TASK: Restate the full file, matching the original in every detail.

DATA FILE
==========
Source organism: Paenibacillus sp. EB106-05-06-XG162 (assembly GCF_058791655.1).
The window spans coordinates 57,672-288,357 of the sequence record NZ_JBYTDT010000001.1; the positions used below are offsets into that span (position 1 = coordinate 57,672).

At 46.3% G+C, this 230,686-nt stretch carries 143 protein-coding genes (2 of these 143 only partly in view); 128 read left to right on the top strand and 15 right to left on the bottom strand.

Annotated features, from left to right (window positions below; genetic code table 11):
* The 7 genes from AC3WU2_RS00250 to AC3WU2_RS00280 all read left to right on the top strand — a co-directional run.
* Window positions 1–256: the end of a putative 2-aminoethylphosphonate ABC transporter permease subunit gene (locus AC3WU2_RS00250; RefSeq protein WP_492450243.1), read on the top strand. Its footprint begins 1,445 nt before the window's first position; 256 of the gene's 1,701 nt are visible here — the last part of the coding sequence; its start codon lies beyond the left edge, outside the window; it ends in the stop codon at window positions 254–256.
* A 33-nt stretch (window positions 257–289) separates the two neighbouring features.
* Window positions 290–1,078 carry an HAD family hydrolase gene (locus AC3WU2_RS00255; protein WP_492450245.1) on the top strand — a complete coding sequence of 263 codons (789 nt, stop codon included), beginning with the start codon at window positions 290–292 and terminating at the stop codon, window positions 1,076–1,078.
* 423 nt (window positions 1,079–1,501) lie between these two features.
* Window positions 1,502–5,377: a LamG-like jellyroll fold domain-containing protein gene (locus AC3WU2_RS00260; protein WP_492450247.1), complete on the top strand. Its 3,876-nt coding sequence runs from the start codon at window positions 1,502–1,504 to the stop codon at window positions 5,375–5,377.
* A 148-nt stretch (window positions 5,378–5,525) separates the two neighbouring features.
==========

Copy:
Source organism: Paenibacillus sp. EB106-05-06-XG162 (assembly GCF_058791655.1).
The window spans coordinates 57,672-288,357 of the sequence record NZ_JBYTDT010000001.1; the positions used below are offsets into that span (position 1 = coordinate 57,672).

At 46.3% G+C, this 230,686-nt stretch carries 143 protein-coding genes (2 of these 143 only partly in view); 128 read left to right on the top strand and 15 right to left on the bottom strand.

Annotated features, from left to right (window positions below; genetic code table 11):
* The 7 genes from AC3WU2_RS00250 to AC3WU2_RS00280 all read left to right on the top strand — a co-directional run.
* Window positions 1–256: the end of a putative 2-aminoethylphosphonate ABC transporter permease subunit gene (locus AC3WU2_RS00250; RefSeq protein WP_492450243.1), read on the top strand. Its footprint begins 1,445 nt before the window's first position; 256 of the gene's 1,701 nt are visible here — the last part of the coding sequence; its start codon lies beyond the left edge, outside the window; it ends in the stop codon at window positions 254–256.
* A 33-nt stretch (window positions 257–289) separates the two neighbouring features.
* Window positions 290–1,078 carry an HAD family hydrolase gene (locus AC3WU2_RS00255; protein WP_492450245.1) on the top strand — a complete coding sequence of 263 codons (789 nt, stop codon included), beginning with the start codon at window positions 290–292 and terminating at the stop codon, window positions 1,076–1,078.
* 423 nt (window positions 1,079–1,501) lie between these two features.
* Window positions 1,502–5,377: a LamG-like jellyroll fold domain-containing protein gene (locus AC3WU2_RS00260; protein WP_492450247.1), complete on the top strand. Its 3,876-nt coding sequence runs from the start codon at window positions 1,502–1,504 to the stop codon at window positions 5,375–5,377.
* A 148-nt stretch (window positions 5,378–5,525) separates the two neighbouring features.